Much to her surprise, he shows up at the hardware store where she works. Ana informs Christian that Kate needs a photo for her article and manages to get his number. Later that evening, Ana sets up a photo shoot with her friend and photographer Jose Rodriquez (who has a crush on Ana) for the next day at Christian’s hotel. At the shoot, Christian asks Ana out for coffee. They meet up, and Ana is intrigued when she learns Christian isn’t the “boyfriend” type. He shows interest in her, but she believes she’s not his type and dismisses the idea of a relationship.
A few nights later Ana drunk-dials Christian, who then picks her up. He shows up as Jose attempts to push himself on Ana and whisks her away to his hotel. The next morning Christian tells Ana he would like a more intimate relationship but under circumstances that involve a contract.
Soon after the contract discussions, Ana opens up to Christian. The information immediately changes his game plan.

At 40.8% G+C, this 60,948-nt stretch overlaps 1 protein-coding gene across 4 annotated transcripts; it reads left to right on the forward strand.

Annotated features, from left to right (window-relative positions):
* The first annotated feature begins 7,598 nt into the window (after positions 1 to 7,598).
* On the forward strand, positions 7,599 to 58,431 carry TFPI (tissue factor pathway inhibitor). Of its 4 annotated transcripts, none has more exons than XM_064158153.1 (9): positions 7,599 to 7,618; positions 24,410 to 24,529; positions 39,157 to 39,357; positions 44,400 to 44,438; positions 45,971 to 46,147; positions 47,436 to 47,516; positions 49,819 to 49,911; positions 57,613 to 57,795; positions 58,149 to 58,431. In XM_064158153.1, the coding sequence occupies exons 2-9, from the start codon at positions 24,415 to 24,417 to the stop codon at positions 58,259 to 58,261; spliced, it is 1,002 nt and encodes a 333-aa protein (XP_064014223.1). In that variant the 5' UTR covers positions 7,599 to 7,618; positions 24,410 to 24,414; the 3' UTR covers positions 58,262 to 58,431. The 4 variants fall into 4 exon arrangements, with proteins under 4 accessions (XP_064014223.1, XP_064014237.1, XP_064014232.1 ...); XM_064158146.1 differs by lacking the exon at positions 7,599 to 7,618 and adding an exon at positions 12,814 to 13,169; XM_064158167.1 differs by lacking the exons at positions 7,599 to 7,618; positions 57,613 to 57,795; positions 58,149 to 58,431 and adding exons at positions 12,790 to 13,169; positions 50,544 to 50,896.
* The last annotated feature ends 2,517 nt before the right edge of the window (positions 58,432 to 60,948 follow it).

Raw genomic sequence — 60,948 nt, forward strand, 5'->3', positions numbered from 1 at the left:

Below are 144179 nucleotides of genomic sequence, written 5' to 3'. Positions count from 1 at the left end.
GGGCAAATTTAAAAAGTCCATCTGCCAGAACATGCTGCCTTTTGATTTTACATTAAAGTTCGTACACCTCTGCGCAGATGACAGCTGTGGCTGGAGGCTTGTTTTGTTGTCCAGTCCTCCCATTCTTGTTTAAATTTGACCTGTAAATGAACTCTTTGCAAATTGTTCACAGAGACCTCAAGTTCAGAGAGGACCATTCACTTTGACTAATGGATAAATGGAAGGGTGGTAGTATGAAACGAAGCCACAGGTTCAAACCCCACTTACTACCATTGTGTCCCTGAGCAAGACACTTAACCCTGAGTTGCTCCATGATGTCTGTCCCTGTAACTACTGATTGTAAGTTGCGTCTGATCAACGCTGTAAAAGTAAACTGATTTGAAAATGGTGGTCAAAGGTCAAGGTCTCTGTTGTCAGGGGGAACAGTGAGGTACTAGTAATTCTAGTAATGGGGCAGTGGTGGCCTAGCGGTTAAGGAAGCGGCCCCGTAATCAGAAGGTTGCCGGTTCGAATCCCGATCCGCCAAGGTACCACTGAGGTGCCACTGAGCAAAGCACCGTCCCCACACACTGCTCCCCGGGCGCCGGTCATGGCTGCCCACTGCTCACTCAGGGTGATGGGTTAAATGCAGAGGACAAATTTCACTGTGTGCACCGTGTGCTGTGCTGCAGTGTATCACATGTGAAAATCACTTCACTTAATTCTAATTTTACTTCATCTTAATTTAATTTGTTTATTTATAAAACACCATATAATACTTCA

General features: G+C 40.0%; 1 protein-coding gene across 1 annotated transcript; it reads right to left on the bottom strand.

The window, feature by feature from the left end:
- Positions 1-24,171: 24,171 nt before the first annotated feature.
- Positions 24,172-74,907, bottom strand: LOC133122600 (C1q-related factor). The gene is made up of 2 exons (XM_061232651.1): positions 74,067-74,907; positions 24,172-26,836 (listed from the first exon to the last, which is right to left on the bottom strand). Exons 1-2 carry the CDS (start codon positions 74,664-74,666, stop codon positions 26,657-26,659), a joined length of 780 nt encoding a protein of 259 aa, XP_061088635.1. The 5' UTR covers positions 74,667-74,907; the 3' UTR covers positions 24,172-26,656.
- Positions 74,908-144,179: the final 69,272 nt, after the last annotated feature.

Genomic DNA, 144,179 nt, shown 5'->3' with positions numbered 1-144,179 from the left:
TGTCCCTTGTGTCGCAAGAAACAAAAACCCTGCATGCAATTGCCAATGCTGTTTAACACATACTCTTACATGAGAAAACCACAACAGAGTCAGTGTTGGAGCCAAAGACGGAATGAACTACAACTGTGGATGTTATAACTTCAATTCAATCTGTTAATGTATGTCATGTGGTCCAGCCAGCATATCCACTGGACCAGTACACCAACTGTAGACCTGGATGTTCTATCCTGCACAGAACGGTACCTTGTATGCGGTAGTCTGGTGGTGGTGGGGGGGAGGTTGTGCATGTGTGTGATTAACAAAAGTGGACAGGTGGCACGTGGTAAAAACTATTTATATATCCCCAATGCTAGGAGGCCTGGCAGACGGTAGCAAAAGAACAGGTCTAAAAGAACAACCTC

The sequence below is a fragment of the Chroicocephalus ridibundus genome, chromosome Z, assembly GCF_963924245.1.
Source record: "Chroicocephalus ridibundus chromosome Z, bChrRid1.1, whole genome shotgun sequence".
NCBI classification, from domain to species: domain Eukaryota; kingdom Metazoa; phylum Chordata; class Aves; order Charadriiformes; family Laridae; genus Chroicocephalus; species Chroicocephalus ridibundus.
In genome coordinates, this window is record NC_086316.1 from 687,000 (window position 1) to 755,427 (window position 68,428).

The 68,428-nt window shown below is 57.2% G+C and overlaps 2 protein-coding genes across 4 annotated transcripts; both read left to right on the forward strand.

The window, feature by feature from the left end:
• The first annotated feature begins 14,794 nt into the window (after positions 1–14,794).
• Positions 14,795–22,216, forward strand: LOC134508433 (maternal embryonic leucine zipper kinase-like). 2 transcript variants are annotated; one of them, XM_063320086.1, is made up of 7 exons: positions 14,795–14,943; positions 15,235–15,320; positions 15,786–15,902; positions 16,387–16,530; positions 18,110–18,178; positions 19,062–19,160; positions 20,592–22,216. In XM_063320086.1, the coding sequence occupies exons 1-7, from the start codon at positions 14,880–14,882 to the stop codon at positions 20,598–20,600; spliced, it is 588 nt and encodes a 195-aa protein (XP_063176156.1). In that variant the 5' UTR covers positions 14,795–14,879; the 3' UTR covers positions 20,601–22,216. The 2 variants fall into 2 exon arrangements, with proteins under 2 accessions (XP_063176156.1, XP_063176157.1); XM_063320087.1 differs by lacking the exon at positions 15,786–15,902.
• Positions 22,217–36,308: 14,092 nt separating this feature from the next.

As for the contract, it is one of dominance and submission, the relationship Christian knows. The contract describes what he expects of Ana (i.e. sleep routine, eating habits, workouts and even personal hygiene) and that their relationship will be sexually and not romantically based. The contract also discusses what Ana believes as hard and soft limits. You will have to read the book if you want to know about the limits because they’re a little mature for this review.
As read, you’ll learn how Ana copes with her “inner goddess” and subconsciousness when dealing with her push-pull feelings for Christian. Plus, you’ll decide if you are on Team Ana or Team Christian. I’ve read the other two books “Fifty Shades Darker” and “Fifty Shades Freed” and highly encourage everyone who reads the first book to continue with the next two. The second book delves deeper into Christian’s background, and you see how Ana eventually gets on top (no pun intended) of the relationship that she wants to build with Christian. The final book has a surprise at the end that will leave readers feeling like they just received a little treat from E.L. James.